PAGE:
What made things worse was the fact that the Luna Foundation Guard (LFG) and Do Kwon had purchased large quantities of bitcoin (believed to be somewhere around 80,000 BTC) to store in reserves, should UST unpeg, which meant that their sell-off only exacerbated the market crash.
Kwon once said: “I don’t debate the poor on Twitter, and sorry I don’t have any change on me for her at the moment.” He was responding to British economist Francesca Coppela’s tweet that self-correcting mechanisms – such as the kind adopted by UST – will likely fail if large amounts of investors abruptly head for the exit door.
On the surface, Kwon’s arrogance contributed to the downfall of Terra because he refused to acknowledge the flaws of the Terra ecosystem. But one cannot help but wonder if he genuinely believed in the success of Terra, or perhaps it was all just an elaborate facade to conceal the fact that he deliberately planted the chinks in Terra’s armour.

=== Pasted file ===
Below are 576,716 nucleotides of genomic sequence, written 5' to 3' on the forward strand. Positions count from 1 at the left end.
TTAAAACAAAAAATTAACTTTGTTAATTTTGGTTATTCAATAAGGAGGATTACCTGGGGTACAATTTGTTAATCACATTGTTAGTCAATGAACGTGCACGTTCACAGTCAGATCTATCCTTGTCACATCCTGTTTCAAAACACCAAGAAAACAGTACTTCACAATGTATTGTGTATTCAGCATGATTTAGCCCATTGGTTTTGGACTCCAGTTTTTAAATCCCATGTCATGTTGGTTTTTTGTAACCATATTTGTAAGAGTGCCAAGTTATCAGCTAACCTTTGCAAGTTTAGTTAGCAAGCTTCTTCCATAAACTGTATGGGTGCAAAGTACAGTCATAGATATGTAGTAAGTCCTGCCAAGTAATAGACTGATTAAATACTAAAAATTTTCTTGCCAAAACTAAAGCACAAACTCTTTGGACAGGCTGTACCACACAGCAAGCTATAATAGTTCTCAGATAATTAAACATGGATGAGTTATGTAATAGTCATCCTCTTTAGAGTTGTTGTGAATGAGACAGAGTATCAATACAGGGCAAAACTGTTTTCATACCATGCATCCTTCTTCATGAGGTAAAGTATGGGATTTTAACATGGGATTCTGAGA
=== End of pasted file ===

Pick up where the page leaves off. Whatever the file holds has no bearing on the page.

Crypto winter was sparked by Terra’s downfall, so the only present Kwon deserves is a visit from the police.
Sam Bankman-Fried (SBF) and his side-chick Caroline Ellison – FTX
Crypto is ending the year with a new final boss: former FTX CEO Sam Bankman-Fried.
FTX’s trouble first came to light when a private financial document reviewed by CoinDesk revealed that its sister firm, Alameda, has a balance sheet reportedly “full of FTX’s FTT token,” which meant that the hedge fund was essentially resting on a self-conjured token, and not an independent asset like a fiat currency. Alameda was reportedly helmed by Caroline Allison, a self-proclaimed “Potterhead” who is also rumoured to be SBF’s ex-girlfriend.